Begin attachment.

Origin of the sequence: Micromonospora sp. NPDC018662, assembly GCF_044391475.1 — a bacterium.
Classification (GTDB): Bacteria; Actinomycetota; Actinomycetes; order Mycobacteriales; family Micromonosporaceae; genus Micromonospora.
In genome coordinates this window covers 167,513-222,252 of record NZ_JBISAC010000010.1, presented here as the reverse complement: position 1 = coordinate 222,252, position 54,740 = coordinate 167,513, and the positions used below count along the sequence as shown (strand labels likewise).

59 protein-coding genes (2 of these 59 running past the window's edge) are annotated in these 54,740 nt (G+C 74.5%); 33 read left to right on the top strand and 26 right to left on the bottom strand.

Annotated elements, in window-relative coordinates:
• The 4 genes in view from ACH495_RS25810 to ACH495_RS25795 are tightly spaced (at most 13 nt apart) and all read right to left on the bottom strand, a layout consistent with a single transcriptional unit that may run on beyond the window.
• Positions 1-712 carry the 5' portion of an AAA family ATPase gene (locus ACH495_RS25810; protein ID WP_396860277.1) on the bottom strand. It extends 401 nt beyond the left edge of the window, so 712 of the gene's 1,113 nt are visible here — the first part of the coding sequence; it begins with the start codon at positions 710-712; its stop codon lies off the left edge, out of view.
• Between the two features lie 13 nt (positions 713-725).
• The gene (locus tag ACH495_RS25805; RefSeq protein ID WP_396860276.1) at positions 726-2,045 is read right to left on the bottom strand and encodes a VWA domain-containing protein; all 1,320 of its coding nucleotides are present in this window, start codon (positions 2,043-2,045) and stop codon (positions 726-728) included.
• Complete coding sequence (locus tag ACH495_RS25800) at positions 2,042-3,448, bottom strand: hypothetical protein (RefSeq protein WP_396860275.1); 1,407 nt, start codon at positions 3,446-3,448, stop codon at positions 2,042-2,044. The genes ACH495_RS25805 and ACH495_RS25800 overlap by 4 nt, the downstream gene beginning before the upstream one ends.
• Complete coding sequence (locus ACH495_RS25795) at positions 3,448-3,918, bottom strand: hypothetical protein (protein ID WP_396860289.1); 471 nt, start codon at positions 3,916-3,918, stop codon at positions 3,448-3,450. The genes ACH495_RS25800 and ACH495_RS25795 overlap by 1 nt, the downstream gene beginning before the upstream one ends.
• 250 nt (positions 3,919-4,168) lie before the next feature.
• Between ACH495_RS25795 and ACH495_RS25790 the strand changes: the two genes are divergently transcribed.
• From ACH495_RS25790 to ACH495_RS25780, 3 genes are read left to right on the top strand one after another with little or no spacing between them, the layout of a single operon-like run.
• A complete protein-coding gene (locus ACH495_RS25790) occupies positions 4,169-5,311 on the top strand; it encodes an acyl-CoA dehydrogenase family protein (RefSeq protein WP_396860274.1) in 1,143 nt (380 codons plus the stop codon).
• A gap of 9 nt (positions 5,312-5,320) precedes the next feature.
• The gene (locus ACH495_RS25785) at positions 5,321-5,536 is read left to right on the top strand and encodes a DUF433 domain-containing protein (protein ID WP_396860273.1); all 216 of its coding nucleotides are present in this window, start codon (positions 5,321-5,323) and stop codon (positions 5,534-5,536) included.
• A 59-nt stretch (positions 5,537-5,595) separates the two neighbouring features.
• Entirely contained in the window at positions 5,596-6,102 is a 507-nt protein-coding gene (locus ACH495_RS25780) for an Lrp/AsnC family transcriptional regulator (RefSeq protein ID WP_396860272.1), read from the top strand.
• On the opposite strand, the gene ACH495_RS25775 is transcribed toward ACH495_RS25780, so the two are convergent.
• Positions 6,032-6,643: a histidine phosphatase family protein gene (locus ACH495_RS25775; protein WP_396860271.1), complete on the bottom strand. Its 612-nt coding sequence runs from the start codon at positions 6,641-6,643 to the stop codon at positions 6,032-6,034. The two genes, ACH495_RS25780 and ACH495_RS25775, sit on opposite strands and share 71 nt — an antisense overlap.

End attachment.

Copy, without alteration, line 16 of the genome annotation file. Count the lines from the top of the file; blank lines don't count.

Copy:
• A gap of 9 nt (positions 5,312-5,320) precedes the next feature.